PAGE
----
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Saturday, May 28, 2016

Convocation Address at the University of Ruhuna by Prof. Sanath Lamabadusuriya

It is with much pleasure that I publish these two documents on our very own blog. On Friday the 26th of May, 2016, our colleague Sanath Lamabadusuriya delivered the Convocation Address at the University of Ruhuna.

The two documents referred to are:

1) Introduction by Prof. Lecamwasam, Dean of the Faculty of Medicine, University of Ruhuna.

2) Convocation Address by Prof. Sanath Lamabadusuriya

We are immensely proud of Sanath who was a member of our batch that entered the Colombo Medical Faculty in June 1962.

Introduction by Prof. Lecamwasam, Dean of the Faculty of Medicine, University of Ruhuna.








Convocation Address
Sanath P. Lamabadusuriya MBE
Emeritus Professor of Paediatrics, University of Colombo
Founder Professor of Paediatrics, University of Ruhuna
Visiting Professor of Paediatrics, University of Rajarata


                The Chancellor of the University of Ruhuna, most Venerable Rajakeeya Panditha Pallathara Sumanajothi Nayaka Thero, the 3rd Chancellor and Sanganayaka of the Southern Province, the Vice Chancellor, Prof. Gamini  Senanayake,, the Dean of the Faculty of Medicine, Prof. Sarath Lekamwasam, members of the University Council, Deans of other Faculties, members of the Senate, members of the academic staff, the Registrar, the Librarian, members of the non-academic staff, students, distinguished invitees and parents, I wish to thank you very humbly for the honour bestowed on me by your university.  It is a great privilege and joy for me to accept this singular honour for a second time. As a result of my initially long association, lasting more than a decade with the University of Ruhuna, I am filled with nostalgia, at this very moment.

                Ruhuna has its own uniqueness.  It has produced a galaxy of stars in the spheres of education, politics, culture, religion and even revolutions!  This inherent uniqueness is in its people and its soil, one nurturing and enriching the other.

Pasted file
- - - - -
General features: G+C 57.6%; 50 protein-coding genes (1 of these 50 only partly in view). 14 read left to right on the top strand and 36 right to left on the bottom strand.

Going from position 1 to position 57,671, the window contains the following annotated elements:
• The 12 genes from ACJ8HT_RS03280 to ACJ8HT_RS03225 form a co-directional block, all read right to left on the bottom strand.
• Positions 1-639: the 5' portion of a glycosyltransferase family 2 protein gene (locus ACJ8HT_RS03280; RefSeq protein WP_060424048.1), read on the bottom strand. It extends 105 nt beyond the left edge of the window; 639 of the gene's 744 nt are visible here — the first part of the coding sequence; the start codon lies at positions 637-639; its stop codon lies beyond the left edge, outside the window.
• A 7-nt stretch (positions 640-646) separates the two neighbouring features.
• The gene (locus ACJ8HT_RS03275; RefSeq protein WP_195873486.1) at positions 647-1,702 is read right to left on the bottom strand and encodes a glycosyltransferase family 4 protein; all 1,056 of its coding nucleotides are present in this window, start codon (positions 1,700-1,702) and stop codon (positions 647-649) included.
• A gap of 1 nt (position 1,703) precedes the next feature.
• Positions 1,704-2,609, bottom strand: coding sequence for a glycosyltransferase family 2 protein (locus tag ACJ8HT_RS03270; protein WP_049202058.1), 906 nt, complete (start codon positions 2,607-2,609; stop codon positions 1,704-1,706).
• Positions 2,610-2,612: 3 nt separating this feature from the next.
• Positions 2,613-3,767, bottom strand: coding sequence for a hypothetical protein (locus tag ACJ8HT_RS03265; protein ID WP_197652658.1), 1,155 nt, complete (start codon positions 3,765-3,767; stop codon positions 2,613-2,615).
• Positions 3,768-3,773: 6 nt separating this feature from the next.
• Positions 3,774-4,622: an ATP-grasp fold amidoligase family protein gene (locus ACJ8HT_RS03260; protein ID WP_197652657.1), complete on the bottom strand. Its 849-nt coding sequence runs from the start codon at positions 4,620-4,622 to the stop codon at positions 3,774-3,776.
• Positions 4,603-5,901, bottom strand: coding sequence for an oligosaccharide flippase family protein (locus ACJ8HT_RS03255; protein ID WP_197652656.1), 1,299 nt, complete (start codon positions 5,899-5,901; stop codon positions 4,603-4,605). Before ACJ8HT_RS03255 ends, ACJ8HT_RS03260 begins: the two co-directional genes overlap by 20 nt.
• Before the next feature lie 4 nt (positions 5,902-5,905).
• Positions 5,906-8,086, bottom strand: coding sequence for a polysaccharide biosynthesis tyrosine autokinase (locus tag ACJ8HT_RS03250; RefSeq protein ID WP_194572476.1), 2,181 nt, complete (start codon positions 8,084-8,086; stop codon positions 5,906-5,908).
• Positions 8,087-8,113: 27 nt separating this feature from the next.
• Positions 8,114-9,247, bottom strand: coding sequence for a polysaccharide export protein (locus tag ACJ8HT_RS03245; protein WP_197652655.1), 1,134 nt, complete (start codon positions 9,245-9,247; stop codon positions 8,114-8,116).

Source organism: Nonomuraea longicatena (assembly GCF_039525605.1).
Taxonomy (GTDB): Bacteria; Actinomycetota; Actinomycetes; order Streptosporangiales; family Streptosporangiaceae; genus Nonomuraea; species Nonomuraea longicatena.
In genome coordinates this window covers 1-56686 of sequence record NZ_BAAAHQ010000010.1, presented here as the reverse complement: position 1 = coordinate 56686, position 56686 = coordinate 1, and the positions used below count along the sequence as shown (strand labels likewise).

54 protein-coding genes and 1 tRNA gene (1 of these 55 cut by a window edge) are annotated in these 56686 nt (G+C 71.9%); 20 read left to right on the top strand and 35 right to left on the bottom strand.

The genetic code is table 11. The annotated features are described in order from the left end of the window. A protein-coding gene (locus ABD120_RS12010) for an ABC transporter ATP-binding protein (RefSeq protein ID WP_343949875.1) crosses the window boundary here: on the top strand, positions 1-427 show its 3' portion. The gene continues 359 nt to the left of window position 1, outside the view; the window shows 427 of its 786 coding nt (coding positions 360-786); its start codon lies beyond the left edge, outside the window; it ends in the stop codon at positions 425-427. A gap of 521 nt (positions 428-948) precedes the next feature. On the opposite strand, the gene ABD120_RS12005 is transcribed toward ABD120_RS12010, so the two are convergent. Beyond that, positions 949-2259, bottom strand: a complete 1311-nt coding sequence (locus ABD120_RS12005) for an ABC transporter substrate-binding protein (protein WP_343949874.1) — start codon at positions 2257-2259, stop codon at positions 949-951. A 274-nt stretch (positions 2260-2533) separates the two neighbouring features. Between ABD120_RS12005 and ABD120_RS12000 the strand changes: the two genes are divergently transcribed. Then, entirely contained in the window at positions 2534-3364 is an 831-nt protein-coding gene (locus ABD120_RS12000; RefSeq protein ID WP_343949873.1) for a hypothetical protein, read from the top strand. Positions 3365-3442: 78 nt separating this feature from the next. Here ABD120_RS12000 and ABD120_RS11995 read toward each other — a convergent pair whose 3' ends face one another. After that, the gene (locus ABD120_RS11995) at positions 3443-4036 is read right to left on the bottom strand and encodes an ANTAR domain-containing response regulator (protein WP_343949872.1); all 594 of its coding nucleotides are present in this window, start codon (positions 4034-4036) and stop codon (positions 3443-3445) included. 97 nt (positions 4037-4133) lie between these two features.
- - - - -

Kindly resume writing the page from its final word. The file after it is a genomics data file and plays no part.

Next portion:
The citadel of higher education in the Southern Province, the University of Ruhuna, as it majestically stands today was established in 1978.  Its idyllic location with its corridors of learning is a fitting monument to its architect, the world renowned, Geoffrey Bawa.  From its small beginnings, the University of Ruhuna has grown exponentially over the last 38 years to be an equal with any other prestigious university on the stage of academia in Sri Lanka. It currently has 8 well established faculties as well as other units. Geoffrey Bawa no doubt dreamt of equally fitting products of eminence in its totality to leave its premises one day.  You should aspire to be one such group in the year 2016. Yet unwittingly haven’t we (I say we as I remain very much a part of the University of Ruhuna, myself) somewhat lagged behind, stagnated or even strayed during the last 7 decades of higher education? I refer to our being stifled within the confines of free higher education. I am certain that the vast majority of you who are present here are like me, the beneficiaries of free education.  It is a golden opportunity for us to pay a humble tribute to its father and mentor Dr. C.W.W. Kannangara, a son of Ruhuna. He was born in Randombe, Ambalangoda in 1884.  As a school boy he attended Wesleyan High School, Ambalangoda and carried away many prizes.  The chief guest at one such prize giving, was the Principal of Richmond College, Galle, a Britisher, who genially commented to CWW Kannangara that he would need a bullock cart to take away the prizes home. He also invited him to sit for a scholarship examination, after which he entered Richmond College and excelled both in studies and sports. When he was in the school hostel he observed that fee levying students were served with food of a better quality. Such inequities of the education system prevalent at that time reflected even in what was served on his plate and to which he was personally exposed to, gave this great person, food for thought. Later after being a teacher for a while, he studied law and entered politics. During his time as Minister of Education he introduced free education in 1945, established many central schools, founded the University of Peradeniya, improved Pirivena education and provided a free mid-day meal in schools. It was a vast stride by any standard; a feat that will remain hard to be beaten.  In providing free education Dr. Kannangara faced much opposition from the media, and even from some members of his own government as well as the combined Sinhala and Tamil elite of Colombo.  At that time the few foreign scholarships that were available, were invariably awarded to the elitist, affluent students from Colombo; or to those who had imbibed the ways and beliefs of the British.  The rural poor did not have access to these. Since gaining independence in 1948, successive governments have supported the free education system which has expanded on an exponential scale and tens of thousands of rural students have gained access to higher education. In the 1950s, another southern politician, Dr. W. Dahanayake who as Minister of Education introduced a bun for the school mid-day meal, after which he was known as “Bunis Mama”!